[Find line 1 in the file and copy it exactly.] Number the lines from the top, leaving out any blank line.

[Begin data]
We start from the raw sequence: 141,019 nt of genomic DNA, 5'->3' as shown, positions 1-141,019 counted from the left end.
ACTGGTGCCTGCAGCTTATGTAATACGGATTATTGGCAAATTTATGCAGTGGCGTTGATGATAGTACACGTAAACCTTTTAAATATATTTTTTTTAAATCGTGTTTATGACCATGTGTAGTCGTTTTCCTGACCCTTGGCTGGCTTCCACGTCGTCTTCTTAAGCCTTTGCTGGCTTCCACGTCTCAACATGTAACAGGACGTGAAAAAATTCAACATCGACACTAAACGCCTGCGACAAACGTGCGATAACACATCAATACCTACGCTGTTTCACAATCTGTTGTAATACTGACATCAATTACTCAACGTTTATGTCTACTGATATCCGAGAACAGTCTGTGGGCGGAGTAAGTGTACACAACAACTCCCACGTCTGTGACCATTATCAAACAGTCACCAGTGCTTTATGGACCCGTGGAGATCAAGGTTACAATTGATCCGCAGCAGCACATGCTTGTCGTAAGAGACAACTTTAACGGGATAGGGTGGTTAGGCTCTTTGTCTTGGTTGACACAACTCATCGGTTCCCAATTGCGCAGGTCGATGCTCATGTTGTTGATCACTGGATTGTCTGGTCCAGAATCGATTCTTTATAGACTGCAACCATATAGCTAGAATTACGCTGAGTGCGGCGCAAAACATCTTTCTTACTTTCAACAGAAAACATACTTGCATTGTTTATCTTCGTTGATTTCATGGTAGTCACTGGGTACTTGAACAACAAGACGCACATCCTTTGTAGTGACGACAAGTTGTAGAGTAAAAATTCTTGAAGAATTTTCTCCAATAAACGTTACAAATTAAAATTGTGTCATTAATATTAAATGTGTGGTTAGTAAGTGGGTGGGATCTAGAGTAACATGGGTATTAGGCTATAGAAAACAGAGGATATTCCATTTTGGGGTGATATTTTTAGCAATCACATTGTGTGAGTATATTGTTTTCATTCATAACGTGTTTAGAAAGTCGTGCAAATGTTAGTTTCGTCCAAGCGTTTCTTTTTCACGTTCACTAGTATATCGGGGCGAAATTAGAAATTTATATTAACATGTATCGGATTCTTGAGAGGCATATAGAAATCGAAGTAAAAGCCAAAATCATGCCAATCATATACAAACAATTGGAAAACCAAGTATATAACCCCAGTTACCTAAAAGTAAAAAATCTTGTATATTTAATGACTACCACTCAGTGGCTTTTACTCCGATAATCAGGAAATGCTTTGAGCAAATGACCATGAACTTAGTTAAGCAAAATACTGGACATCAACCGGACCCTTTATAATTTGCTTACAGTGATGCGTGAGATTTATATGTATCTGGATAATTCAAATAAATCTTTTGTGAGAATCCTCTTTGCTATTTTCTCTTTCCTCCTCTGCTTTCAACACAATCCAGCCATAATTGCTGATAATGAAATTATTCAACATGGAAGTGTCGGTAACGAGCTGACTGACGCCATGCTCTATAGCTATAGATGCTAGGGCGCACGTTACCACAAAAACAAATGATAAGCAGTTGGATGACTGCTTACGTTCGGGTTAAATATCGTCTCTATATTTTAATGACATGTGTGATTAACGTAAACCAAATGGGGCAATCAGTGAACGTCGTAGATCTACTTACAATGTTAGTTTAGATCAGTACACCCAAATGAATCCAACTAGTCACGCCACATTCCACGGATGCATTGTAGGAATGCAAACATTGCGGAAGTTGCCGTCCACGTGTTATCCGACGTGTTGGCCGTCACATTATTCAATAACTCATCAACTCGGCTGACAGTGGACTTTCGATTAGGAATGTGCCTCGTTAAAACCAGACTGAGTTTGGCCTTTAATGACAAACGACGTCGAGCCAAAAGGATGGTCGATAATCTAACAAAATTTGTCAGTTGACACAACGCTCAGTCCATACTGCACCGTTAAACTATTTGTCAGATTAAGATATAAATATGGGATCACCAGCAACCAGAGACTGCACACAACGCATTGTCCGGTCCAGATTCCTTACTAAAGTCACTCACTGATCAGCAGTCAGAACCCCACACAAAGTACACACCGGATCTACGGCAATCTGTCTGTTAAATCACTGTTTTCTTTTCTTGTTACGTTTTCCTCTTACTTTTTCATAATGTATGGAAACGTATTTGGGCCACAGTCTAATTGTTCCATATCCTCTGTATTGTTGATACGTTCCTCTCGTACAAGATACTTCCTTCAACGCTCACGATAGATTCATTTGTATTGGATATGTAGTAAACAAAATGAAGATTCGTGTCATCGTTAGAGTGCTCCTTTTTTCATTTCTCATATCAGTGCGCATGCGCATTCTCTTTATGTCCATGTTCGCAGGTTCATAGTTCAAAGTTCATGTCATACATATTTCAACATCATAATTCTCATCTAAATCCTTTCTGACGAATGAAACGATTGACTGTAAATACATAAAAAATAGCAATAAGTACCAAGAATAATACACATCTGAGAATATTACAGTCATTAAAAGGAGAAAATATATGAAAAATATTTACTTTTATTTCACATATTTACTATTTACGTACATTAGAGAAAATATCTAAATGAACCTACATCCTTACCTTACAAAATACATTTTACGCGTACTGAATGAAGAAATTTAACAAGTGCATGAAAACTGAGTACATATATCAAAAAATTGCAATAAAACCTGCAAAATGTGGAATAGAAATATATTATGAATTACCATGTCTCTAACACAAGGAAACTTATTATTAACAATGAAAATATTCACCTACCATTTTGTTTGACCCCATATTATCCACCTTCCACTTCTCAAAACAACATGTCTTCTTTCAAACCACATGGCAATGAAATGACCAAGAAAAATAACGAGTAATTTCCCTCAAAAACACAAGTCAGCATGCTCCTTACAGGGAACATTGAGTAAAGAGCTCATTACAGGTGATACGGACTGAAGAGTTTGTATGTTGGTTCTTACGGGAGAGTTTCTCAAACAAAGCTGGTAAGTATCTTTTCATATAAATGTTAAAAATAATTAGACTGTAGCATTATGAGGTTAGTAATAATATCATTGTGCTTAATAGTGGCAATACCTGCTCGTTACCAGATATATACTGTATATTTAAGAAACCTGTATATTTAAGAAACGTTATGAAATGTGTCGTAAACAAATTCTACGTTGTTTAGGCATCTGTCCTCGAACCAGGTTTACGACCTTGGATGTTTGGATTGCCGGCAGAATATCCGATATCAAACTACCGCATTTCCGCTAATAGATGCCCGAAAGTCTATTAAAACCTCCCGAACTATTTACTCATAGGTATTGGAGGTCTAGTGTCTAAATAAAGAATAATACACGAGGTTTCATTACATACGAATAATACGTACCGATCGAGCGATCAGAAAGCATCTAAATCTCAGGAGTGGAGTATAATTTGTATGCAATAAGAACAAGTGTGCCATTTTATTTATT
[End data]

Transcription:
We start from the raw sequence: 141,019 nt of genomic DNA, 5'->3' as shown, positions 1-141,019 counted from the left end.